JF Ptak Science Books Post 1777 [Part of the Bad Ideas series.]
"Gelatin is a protein substance derived from collagen, a natural protein present in the tendons, ligaments, and tissues of mammals. It is produced by boiling the connective tissues, bones and skins of animals, usually cows and pigs."
Gelatin of course is still around, present in all sorts of things, the Old School equivalent of the coming New School use of cellulose filler in everything--except of course that cellulose isn't the leftover stuff on the slaughterhouse floor. Lots of kid foods are made with it--gummy bears are just about all gelatin, all the time, with the exception of the shelf-life lengtheners and coloring.
The first lively hard-sell pamphlet, The Use of Gelatin in Ice Cream, and Buttermilk and other Dairy Products (1935) was assembled by the "Gelatin Department" of Swift & Company. Swift (purchased in 2008 by JBS S.A.) used to be the world's largest processor of cows and pigs and other things with eyeballs and veins and brains, making them into food for human beings. The company (started in 1855) expanded into other things in the mid-19th century, getting into the insurance and petroleum fields. It used to own Peter Pan peanut butter, too. And Playtex, makers of bras and etc.
I have to give Swift credit though for stating exactly what gelatin is, right there on the first page, in no-nonsense language. The short (12-page) pamphlet is then given over to a quick sales talk on the uses of gelatin--in chocolate milk, sour cream, cottage cheese, ice cream, sorbet and buttermilk--and how to prepare it. At first a reader might think that the use of gelatin in the pre-WWII days was not so widespread, until they remembered that this pamphlet was directed at just dairy products. There was a whole other world of gelatin use besides this one.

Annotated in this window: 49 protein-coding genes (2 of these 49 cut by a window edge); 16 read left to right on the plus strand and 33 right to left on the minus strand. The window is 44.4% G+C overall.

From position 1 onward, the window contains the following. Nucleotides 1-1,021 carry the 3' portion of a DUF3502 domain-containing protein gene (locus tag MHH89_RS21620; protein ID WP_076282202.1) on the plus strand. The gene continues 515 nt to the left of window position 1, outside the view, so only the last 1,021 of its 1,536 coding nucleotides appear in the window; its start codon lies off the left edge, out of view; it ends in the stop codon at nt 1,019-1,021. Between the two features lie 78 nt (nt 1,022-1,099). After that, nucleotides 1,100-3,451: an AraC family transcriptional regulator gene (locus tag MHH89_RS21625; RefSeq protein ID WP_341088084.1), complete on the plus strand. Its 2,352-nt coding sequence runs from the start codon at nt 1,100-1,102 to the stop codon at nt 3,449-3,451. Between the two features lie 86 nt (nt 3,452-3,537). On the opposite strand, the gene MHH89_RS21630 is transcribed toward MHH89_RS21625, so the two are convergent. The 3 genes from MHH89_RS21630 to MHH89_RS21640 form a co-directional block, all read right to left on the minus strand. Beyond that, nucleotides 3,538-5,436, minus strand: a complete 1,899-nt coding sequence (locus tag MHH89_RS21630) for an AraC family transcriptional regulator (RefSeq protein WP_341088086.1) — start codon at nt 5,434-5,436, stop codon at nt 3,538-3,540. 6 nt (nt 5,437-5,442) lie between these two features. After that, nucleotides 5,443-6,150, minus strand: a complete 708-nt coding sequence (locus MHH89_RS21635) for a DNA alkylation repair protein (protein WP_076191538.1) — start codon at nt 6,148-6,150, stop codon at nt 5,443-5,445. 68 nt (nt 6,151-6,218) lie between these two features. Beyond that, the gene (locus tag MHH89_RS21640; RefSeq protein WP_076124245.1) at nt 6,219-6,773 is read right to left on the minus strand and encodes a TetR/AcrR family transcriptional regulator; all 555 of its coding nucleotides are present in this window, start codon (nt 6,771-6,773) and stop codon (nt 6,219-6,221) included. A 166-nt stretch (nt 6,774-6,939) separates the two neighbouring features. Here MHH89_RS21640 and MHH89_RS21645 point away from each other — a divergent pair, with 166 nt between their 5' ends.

And that’s been the story of Jell-O, a product of extraordinarily modest and not-pretty means, morphing itself and the Postum Company over a relatively short period of time (from 1895 to 1925) into the megamonolth: the General Foods Corporation. “America’s Most Famous Dessert” got its third (or better) start on life in Le Roy, New York, under the creative hands of Mr. & Mrs. Pearle B. & May Wait (true!), who took sugar, powdered gelatin and artificial fruit flavors to make a concoction May called “Jell-O”. But her reach was none-too-grand compared to that of Frank Woodward, who bought the company from her and created the demand for this ‘food” and who ultimately created General Foods with it. (Its an old story: consumable and saleable product with no consumers: Marlboro cigarettes started out as a specialized cig for “ladies” and failed; the same cigarette was then re-marketed as a testosterone-laden product and then succeeded beyond all wild expectation, killing millions of its consumers in the process.) In any event Ms. Wait trumped another New York state resident, Charles Knox, in the race to develop a pretty and tasty granulated/[powdered gelatin desert mix. "Knox’s Gelatine", originally made with calves’-foot jelly, was a little earlier to the table than Mrs. Wait, but failed to properly develop his product. It also suffered its own "purity" by not having any sugar in it.